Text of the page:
Troy Hall: And is it realistic or relevant? And then what’s the time. If I have now set up all of those, then you now can say oh, I have a fair agreement with you on what it is. And then the other aspect of it is to understand that you can modify agreements, but you have to modify agreement by making sure the other person agrees to that. You can’t just modify the agreement on your side, it’s a mutual activity. So this mutual commitment has to be agreed upon if you choose to change it.
Troy Hall: So again, in that concept of mutual commitment, where we’re looking at this smart goal concept, to try to make sure that we’re also balancing that peacemaking, all of that, all this is working together for you. You have to make sure that you’re moving it along. And so, one of the other things I also ask leaders to do, is to teach when they’re creating these agreements.
Troy Hall: So part of it is considering the acronym of teach. So listen, your listeners are getting a lot of information today, so hopefully, they may have to pause and take some notes. But when it comes to teach, it’s about making sure that again, I use acronyms because it’s easy for people to remember things, right? So when you’re having this agreement, you have to make sure that the person knows what they’re doing and why they’re doing it, that’s the T, tell them.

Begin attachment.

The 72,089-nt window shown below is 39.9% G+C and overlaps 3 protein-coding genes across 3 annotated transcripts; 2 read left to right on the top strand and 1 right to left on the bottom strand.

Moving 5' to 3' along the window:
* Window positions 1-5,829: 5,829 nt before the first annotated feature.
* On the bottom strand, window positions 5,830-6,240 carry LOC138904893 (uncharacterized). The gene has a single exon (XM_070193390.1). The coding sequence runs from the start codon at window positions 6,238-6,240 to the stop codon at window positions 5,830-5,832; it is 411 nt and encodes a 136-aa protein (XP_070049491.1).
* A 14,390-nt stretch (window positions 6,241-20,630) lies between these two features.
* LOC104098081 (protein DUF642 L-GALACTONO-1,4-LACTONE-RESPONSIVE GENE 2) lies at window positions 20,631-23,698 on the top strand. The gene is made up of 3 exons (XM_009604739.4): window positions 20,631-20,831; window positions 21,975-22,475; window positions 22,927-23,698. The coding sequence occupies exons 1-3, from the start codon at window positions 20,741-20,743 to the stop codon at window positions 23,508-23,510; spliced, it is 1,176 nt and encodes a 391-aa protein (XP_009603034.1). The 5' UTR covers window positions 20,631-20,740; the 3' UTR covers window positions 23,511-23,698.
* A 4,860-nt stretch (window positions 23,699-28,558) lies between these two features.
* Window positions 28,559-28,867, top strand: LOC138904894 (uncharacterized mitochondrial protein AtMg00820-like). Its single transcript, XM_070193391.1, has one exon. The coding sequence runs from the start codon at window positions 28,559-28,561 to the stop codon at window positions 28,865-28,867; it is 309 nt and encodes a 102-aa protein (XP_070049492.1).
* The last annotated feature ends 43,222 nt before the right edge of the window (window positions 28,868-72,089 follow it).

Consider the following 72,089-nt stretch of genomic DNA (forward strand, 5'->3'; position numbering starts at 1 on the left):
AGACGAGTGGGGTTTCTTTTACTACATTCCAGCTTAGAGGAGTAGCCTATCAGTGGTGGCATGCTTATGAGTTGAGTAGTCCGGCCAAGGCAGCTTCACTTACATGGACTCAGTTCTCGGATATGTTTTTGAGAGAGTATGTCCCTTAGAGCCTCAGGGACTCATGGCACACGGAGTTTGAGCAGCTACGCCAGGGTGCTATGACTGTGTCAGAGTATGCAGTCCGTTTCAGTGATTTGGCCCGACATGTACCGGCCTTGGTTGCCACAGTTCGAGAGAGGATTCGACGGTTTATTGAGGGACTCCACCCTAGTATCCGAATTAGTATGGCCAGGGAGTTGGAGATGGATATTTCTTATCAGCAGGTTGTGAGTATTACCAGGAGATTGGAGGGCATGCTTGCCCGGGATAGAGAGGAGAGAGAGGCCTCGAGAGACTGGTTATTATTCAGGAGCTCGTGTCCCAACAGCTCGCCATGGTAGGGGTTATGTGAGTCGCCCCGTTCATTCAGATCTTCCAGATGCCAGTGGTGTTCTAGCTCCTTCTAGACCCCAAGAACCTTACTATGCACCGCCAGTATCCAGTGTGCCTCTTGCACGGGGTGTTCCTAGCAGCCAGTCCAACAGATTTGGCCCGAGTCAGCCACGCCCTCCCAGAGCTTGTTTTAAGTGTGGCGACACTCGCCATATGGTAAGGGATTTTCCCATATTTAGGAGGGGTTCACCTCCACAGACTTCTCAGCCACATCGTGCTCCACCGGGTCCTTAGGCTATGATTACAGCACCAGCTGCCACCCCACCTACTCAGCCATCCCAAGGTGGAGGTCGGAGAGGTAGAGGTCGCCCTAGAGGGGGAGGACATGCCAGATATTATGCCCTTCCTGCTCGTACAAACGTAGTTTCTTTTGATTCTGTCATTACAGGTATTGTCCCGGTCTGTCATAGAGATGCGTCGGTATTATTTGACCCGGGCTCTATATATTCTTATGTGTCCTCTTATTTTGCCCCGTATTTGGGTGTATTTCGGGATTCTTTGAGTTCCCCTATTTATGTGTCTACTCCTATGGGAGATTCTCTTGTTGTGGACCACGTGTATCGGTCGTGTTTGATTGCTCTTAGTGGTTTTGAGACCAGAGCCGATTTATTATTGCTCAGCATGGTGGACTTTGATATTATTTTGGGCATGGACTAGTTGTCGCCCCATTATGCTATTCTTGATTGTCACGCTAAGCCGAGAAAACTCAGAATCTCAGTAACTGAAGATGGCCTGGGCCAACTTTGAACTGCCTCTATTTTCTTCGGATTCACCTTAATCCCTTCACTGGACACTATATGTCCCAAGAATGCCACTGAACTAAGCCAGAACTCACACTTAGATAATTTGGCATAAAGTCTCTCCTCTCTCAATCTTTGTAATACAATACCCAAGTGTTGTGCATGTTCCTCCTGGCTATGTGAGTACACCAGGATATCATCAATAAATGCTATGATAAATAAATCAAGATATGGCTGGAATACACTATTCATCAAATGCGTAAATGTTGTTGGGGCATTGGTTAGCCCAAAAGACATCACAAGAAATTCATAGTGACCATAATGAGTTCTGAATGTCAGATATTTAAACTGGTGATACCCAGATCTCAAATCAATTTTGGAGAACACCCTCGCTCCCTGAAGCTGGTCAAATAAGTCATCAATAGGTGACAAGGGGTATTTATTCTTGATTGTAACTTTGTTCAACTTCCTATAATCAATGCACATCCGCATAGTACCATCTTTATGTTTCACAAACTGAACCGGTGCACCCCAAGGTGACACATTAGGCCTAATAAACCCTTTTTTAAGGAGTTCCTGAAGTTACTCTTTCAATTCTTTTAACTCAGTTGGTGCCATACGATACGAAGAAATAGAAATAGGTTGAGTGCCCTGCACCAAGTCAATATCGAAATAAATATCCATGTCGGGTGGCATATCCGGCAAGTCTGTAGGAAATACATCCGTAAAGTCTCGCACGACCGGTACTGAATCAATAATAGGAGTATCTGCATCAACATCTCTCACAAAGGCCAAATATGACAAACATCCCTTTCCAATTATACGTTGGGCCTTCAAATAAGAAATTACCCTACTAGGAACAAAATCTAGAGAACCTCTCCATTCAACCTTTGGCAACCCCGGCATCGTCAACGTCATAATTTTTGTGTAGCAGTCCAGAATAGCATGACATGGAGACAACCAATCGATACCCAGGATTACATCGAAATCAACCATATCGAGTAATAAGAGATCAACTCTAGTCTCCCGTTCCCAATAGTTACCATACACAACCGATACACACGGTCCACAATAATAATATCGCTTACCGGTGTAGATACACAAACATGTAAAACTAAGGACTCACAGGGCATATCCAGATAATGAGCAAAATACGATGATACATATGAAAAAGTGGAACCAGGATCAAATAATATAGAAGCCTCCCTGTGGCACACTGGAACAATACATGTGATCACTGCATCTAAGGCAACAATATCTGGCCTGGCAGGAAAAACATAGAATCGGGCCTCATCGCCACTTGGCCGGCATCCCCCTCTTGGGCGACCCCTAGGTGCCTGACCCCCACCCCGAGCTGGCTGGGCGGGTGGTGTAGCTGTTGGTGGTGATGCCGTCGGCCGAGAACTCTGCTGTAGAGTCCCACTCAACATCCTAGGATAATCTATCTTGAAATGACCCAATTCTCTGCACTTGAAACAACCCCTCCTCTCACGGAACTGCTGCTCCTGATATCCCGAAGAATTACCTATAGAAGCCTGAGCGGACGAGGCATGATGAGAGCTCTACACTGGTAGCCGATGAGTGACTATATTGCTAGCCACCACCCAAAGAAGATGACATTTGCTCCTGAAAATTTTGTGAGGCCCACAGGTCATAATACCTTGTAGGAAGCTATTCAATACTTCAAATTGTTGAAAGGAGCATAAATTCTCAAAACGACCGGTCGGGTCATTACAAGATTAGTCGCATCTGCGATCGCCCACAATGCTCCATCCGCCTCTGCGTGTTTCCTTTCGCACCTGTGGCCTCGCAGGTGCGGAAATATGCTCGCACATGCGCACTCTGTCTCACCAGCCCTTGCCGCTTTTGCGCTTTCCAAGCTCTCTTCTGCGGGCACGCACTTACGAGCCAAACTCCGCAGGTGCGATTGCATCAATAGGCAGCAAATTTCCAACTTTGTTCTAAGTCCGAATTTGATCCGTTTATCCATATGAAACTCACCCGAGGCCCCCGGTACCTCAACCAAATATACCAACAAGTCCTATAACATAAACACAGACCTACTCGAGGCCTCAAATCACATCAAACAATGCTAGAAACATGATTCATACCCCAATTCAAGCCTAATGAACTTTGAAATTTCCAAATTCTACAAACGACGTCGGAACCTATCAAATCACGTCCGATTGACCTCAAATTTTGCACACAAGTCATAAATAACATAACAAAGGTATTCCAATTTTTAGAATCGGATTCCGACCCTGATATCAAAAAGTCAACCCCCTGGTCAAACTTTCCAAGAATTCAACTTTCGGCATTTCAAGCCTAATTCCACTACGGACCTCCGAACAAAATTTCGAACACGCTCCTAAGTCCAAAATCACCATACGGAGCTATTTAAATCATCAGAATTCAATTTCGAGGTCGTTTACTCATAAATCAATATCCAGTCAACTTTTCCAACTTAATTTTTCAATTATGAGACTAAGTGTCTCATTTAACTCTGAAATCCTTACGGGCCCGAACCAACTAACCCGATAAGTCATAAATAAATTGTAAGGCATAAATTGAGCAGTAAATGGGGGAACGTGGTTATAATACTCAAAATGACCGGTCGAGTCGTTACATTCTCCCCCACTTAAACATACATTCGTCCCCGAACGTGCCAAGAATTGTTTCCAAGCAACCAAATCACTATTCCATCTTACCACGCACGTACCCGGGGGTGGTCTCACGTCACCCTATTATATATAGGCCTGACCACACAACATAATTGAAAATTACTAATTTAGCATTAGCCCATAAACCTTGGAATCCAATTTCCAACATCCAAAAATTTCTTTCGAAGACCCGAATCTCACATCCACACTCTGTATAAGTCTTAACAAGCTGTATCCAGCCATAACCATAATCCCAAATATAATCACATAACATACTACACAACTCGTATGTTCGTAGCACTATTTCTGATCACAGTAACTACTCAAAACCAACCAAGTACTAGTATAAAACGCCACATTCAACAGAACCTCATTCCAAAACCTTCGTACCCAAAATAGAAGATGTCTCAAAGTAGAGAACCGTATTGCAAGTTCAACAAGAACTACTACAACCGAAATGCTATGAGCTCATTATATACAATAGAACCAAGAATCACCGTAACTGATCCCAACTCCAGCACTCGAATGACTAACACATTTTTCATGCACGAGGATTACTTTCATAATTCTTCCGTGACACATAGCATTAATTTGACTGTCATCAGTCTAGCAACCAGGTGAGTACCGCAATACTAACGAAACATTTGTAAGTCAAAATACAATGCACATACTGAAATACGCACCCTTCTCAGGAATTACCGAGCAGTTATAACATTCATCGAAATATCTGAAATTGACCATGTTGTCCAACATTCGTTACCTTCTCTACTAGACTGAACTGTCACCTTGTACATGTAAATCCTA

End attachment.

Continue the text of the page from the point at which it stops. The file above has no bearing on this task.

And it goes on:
Troy Hall: Tell them what they’re doing and why. Expose examples, let them know what the finished product is supposed to look like, what is the vision? Or maybe tell them what it doesn’t supposed to look like, or show them something that you don’t want. Whatever it is, is creating the visual. You need to create that visual idea for them, that’s why you want to give them examples. And then you want to assign the work, so will the work be done by just that individual, will be working with a team? Can they buy resources? Can they reassign resources?
Troy Hall: Do they have to get approvals from people before they can advance the project? What is it? Then what is the communication feedback loop? That’s important in the very beginning of your agreement. You don’t want to start checking in on people after you’ve already created an agreement, because it makes people think you’re looking over their shoulder that you don’t trust them. So now you’re not creating a trusted environment.
Brett Fellows: Sure.